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Ben Porter, Ph.D.

Dr. Ben Porter is an Assistant Research Professor at the Social Science Research Center of Mississippi State University. He holds a PhD from University of Houston in Social Psychology where he studied positive psychology in relation to romantic relationship functioning. Ben’s recent research has focused on various health and occupational outcomes of military service members and veterans. He has extensive training and experience in advanced data analytics including latent trajectory analysis, missing data theory, and using data with complex structures. He is the PI of a grant providing analytic services to the Mississippi Office of Highway Safety and Co-PI on a National Science Foundation funded project examining scams and anxiety related to the COVID-19 pandemic. 

Contribution to the Project: Dr. Porter was responsible for identifying and collecting external data sources for the project. He collected demographic data from the American Community Survey (at the census track level), covid-related self-report from the Household Pulse Survey and Delphi CovidCAST project (at the state and county level, respectively), public health policies (at the county level), and Facebook social connectedness index (not usable due to correlation between area population and connectedness).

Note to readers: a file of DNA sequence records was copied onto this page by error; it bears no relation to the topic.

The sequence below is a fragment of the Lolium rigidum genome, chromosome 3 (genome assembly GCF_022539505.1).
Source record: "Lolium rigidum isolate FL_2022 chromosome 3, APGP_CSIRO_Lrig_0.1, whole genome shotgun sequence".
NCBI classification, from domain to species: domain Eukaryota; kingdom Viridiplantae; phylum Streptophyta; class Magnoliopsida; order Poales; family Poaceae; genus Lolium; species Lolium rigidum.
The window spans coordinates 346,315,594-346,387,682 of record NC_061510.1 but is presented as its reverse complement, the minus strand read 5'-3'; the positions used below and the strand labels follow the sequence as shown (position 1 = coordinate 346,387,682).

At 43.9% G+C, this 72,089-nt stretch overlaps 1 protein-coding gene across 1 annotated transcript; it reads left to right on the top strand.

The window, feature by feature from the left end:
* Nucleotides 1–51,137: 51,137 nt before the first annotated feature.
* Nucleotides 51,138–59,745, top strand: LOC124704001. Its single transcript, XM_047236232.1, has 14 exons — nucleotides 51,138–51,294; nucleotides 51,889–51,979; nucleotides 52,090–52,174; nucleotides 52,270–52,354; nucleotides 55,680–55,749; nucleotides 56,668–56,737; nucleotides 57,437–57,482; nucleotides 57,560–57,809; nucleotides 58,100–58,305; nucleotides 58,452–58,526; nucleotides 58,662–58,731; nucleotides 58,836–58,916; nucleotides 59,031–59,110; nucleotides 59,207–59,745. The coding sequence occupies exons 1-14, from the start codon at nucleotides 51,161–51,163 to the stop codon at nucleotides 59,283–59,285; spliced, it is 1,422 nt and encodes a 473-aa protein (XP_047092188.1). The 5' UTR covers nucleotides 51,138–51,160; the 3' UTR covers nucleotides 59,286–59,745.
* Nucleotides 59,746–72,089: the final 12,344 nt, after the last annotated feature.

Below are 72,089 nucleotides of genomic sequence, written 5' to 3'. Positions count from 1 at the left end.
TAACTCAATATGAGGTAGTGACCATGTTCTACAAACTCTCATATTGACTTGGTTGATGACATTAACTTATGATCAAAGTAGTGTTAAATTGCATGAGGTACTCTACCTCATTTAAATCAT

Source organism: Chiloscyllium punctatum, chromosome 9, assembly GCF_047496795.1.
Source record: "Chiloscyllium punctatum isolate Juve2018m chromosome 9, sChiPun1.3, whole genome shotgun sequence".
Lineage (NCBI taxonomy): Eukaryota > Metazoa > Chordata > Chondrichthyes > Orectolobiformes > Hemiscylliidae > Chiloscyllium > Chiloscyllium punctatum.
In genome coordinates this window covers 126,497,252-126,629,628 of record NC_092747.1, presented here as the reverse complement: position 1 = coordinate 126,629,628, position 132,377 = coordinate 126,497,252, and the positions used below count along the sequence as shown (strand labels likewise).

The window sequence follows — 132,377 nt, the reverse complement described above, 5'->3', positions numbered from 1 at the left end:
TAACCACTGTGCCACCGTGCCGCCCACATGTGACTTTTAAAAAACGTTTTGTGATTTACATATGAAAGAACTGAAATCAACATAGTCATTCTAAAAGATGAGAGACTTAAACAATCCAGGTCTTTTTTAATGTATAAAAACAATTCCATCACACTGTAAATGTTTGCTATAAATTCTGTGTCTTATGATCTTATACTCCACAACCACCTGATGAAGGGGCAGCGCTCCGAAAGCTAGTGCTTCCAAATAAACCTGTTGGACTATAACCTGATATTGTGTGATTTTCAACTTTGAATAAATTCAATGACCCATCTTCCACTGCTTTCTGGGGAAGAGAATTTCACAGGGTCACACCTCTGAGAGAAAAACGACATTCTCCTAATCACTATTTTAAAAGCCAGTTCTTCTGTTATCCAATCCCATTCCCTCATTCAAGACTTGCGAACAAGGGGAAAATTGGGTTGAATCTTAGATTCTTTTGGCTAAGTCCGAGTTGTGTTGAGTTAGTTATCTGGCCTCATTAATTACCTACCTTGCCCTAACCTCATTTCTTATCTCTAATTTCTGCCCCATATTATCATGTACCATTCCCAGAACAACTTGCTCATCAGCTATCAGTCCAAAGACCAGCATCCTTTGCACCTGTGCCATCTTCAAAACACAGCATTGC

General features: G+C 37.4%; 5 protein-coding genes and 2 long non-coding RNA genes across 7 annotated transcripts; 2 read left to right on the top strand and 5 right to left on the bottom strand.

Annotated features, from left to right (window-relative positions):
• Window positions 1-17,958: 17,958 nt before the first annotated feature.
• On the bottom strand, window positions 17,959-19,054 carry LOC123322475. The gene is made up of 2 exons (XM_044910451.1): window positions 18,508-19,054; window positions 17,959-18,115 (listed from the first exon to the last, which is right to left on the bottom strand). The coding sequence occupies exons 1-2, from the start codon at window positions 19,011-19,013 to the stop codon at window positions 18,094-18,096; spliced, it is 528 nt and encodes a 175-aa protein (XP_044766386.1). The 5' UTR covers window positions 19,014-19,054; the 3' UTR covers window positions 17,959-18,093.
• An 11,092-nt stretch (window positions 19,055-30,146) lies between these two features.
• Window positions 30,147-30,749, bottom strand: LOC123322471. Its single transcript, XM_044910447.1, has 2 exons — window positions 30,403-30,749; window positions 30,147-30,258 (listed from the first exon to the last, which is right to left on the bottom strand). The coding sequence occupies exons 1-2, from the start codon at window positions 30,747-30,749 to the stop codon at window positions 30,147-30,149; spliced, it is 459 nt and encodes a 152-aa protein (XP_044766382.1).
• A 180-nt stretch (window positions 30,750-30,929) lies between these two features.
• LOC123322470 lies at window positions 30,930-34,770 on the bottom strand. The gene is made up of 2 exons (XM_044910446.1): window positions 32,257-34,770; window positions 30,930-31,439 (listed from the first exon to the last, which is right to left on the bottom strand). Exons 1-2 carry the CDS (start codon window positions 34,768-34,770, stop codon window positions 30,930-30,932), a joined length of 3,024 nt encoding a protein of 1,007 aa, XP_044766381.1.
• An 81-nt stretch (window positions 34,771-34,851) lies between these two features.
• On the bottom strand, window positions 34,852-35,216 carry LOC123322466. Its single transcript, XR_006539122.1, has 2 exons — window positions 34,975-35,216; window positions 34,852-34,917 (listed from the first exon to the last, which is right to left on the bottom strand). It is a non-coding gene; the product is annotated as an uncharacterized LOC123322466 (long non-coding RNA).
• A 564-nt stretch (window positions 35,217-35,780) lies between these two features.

Dr. Porter was the lead investigator on the emotions paper. He was also the primary supervisor of Ms. Mitchell throughout the study. This entailed weekly meetings on current progress and discussing articles and how they can be incorporated into manuscripts. Additionally, he helped Ms. Mitchell develop the idea for the project examining emotions related to public health policy that she was lead on, and he helped her apply for intramural funding to continue this line of research.  

For the scam study, he coded 1100 documents from the included social media sites on factors including relevance, whether it was a news article, general misinformation, general counter misinformation, vaccine-related misinformation, and vaccine-related counter misinformation. Additionally, he provided inter-rater reliability analyses and met with Dr. Stubbs-Richardson to resolve all instances of disagreement between raters.